Eddie Tobin

Born: July 9, 1946; Died: April 29, 2024

IT is difficult to capture in words the affection held towards Eddie Tobin, who has died aged 77, by those who knew and worked alongside him over his long and varied career associated with Scotland’s night-time economy.

The many tributes which greeted news of his death this week was a measure of the impact he had on the sector he dedicated his life to and, more importantly, the countless friends he made along the way.

At this juncture, it is perhaps worth declaring a personal interest. In a former role as editor of Scottish Licensed Trade News, we would meet to gather his views for his regular column. His commentary on the issues of the day always made for compelling reading, but what I enjoyed even more were his tales from an illustrious career that began as manager for some of Glasgow’s most famous rock acts.

Those who knew Mr Tobin, who grew up in Penilee in the south-west of Glasgow, will have heard this all before, but the highlights are worth re-telling. He made his name managing The Sensational Alex Harvey Band, Nazareth, Midge Ure and Billy Connolly, and was part of the management team of famous Glasgow music venue The Apollo. He would also have a spell as commercial manager for players of Rangers and Celtic, before the great second act of his career in the nightclub industry began.

Friends and colleagues who shared his fondness for rock ‘n’ roll were held captivated by his tales of life on the road, of which he seemed to have an endless supply. “He was very much a raconteur,” his son Chris told The Herald. “He always had a story for every situation, some of them hilarious. I’m sure there are some that I was deliberately not told! But if you ask anyone, they will say that the stories he had from his life were fantastic.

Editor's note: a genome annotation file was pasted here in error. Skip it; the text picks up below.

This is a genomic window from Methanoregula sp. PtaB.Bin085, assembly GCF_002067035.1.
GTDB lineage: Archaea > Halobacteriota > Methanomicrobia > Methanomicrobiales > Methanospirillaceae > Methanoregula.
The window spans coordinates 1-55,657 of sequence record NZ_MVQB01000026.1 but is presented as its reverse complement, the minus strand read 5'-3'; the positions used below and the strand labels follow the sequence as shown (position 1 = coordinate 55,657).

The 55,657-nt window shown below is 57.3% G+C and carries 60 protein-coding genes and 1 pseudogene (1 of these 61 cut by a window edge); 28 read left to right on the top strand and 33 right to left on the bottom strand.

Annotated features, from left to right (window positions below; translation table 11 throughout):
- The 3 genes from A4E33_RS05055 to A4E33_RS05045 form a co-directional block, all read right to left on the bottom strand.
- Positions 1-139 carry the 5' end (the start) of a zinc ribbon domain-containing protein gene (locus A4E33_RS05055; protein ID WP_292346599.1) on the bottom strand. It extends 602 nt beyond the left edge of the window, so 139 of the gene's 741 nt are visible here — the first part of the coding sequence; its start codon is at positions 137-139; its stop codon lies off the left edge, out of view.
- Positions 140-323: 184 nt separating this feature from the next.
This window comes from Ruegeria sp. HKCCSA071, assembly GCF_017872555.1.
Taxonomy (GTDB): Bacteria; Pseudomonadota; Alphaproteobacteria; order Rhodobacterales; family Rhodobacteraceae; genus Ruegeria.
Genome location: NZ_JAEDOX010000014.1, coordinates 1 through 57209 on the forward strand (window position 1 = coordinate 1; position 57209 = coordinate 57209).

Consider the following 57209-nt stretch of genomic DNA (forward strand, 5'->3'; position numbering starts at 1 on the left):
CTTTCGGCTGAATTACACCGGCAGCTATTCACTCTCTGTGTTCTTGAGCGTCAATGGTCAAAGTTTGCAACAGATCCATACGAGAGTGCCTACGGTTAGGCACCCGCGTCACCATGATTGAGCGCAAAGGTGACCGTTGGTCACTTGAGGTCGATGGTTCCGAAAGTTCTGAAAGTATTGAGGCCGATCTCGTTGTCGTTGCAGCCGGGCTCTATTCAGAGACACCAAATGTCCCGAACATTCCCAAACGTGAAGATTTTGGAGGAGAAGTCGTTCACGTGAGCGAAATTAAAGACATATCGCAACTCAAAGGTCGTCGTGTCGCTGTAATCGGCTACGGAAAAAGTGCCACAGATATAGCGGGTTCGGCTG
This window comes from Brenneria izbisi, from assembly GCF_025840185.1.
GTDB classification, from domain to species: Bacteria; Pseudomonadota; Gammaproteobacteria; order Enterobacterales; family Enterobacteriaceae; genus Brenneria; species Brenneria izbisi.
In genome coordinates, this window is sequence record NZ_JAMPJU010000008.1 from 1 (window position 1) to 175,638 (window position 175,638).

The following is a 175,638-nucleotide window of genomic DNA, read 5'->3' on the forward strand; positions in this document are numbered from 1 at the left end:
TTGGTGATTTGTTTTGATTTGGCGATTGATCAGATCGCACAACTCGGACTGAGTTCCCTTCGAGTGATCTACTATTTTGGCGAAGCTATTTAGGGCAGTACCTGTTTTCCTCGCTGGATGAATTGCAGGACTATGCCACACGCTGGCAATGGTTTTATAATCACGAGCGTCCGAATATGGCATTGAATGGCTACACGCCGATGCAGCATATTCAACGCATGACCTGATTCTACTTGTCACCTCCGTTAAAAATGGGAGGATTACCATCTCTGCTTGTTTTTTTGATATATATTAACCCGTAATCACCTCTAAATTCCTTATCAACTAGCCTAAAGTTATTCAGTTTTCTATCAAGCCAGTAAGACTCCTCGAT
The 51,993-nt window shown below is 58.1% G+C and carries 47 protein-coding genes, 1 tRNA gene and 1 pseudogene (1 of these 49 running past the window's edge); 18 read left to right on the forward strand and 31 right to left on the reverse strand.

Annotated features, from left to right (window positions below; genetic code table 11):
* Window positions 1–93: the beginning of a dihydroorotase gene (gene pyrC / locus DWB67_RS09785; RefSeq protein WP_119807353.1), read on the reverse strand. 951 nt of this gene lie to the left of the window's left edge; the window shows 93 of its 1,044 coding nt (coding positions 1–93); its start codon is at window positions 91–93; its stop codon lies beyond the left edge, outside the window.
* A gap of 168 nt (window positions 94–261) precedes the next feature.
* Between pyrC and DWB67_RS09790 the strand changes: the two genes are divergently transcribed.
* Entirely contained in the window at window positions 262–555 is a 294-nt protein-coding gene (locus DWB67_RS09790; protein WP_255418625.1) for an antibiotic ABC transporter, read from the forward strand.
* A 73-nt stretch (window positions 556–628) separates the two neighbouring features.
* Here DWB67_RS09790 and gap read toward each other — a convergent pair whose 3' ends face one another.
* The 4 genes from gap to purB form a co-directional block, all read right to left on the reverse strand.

“We were always trying to get him to write an autobiography, actually, because it would have been a great read, but he never got round to it, sadly.”

After music, Mr Tobin went on to have a hugely successful career in the Scottish licensed trade, working for major names such as Stakis Group, Carnegie Leisure Group, and Scottish & Newcastle, and became a tireless advocate for raising standards in the late-night industry – for the benefit of businesses and their customers.

His son Chris said he decided to join the industry himself because of the way his father spoke about it. “He loved it, he absolutely loved it, being part of things,” he said. “And I think he quite enjoyed people listening to what he had to say about things as well! He was never too important to not speak to anybody who wanted advice or counsel. He was very modest in that sense.”

Among Eddie’s closest confidants in the licensed trade was Donald MacLeod, the Glasgow-based nightclub owner and live music promoter. He said Mr Tobin had taken him under his wing when he joined the industry and would go on to be a hugely influential figure in his career.